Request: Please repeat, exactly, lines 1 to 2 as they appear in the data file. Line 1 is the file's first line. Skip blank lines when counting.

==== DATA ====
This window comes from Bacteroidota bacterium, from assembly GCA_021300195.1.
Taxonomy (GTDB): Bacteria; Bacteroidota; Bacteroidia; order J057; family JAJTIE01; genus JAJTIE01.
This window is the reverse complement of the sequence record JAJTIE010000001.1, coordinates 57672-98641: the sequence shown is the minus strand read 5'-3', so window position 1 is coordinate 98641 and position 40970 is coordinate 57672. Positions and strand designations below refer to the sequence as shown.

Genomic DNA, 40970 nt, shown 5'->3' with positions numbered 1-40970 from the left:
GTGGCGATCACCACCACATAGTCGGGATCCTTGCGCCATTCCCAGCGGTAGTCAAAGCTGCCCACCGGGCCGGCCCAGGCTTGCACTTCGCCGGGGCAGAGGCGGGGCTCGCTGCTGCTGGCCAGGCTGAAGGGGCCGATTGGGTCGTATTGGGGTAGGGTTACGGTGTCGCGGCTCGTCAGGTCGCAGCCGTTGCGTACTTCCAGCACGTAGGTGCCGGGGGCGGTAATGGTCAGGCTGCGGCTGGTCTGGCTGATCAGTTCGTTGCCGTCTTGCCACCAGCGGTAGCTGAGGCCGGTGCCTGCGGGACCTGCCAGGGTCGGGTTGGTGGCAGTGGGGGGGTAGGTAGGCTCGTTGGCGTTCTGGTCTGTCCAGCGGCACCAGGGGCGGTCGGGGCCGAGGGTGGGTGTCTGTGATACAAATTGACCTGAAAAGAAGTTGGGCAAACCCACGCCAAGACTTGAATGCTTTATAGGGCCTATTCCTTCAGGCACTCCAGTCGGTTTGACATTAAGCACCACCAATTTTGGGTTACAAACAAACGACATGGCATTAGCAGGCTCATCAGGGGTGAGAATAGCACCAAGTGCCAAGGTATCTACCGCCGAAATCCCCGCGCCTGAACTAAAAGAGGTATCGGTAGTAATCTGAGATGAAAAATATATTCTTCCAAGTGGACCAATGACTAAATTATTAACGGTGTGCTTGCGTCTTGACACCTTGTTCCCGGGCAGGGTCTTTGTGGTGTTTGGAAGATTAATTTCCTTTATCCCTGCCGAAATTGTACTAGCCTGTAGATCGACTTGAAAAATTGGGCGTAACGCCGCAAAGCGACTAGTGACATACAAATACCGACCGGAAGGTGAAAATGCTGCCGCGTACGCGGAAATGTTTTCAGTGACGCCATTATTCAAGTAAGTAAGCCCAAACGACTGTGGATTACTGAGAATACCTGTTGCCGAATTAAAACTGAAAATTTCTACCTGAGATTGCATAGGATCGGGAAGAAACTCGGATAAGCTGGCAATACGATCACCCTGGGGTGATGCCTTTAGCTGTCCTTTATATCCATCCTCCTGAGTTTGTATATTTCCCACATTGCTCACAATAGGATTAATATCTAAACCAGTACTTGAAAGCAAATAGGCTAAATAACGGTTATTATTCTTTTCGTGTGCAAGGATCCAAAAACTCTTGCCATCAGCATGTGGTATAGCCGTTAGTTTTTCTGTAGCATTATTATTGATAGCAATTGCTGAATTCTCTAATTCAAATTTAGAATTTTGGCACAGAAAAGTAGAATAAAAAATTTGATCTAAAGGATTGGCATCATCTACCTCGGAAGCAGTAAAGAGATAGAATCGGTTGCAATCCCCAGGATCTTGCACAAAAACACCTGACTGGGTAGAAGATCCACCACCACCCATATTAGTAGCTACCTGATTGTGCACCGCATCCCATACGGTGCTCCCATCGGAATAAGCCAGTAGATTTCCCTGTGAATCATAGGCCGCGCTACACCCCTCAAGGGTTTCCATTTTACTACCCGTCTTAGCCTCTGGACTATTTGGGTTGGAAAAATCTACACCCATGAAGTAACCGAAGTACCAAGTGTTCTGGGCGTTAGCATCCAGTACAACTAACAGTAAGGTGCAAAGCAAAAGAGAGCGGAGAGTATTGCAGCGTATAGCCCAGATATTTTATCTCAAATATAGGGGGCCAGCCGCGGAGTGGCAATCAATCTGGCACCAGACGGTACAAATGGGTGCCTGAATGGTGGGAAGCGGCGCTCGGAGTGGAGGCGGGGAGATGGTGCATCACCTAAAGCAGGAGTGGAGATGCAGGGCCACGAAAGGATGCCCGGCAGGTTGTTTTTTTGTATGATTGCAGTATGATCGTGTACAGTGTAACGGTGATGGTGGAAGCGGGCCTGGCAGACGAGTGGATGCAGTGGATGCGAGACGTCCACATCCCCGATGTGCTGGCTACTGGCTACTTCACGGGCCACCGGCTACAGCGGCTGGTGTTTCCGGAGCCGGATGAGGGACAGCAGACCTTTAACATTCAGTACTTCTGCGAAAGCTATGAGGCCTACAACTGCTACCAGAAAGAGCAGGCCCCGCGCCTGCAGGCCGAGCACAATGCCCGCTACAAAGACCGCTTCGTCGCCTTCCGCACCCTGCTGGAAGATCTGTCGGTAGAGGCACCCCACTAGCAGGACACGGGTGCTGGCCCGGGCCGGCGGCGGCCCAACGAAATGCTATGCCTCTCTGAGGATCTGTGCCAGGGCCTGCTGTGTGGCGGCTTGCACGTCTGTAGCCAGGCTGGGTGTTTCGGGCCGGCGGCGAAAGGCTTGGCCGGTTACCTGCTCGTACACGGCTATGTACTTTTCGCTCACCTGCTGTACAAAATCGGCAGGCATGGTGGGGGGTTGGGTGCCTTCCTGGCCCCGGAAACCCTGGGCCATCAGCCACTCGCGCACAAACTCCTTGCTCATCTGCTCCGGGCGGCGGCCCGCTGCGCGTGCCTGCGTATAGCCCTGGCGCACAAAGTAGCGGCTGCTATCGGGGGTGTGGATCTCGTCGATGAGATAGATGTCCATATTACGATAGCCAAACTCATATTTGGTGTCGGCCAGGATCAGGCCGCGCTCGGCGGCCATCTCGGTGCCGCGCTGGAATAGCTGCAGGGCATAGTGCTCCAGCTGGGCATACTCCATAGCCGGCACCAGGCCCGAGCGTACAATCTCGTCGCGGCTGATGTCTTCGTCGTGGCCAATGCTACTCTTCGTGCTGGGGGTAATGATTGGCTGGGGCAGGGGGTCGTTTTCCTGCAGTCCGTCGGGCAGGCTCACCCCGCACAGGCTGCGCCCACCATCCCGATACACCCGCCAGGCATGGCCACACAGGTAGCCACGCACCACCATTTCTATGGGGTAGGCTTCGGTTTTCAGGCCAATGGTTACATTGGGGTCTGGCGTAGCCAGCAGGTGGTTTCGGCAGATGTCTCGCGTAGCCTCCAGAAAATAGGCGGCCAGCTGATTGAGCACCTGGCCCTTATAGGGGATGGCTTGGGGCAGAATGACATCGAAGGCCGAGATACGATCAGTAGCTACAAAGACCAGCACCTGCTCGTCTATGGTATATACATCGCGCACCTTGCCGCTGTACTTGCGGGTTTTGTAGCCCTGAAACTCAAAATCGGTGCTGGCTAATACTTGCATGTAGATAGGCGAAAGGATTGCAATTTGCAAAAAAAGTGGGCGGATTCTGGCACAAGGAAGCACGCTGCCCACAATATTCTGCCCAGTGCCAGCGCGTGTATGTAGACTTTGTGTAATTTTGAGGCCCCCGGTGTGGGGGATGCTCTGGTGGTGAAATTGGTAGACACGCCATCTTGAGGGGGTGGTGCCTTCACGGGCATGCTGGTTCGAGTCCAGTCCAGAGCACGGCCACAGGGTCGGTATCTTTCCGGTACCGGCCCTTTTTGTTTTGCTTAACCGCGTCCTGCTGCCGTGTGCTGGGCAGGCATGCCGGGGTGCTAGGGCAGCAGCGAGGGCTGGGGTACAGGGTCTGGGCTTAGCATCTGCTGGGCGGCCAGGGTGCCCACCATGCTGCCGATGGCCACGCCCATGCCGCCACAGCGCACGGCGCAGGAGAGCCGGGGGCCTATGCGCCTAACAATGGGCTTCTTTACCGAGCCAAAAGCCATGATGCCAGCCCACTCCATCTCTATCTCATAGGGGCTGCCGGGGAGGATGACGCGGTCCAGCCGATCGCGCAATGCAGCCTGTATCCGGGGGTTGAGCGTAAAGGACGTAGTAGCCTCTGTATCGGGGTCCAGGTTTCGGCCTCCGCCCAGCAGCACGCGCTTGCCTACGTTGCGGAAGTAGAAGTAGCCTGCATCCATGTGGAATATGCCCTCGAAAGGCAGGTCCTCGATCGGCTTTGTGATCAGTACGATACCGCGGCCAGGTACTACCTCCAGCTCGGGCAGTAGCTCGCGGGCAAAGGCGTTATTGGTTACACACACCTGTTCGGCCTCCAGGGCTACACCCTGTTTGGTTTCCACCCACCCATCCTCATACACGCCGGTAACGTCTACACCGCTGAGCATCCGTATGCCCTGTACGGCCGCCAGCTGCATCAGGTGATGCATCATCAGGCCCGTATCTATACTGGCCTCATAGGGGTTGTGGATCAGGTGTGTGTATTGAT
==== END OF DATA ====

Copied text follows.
This window comes from Bacteroidota bacterium, from assembly GCA_021300195.1.
Taxonomy (GTDB): Bacteria; Bacteroidota; Bacteroidia; order J057; family JAJTIE01; genus JAJTIE01.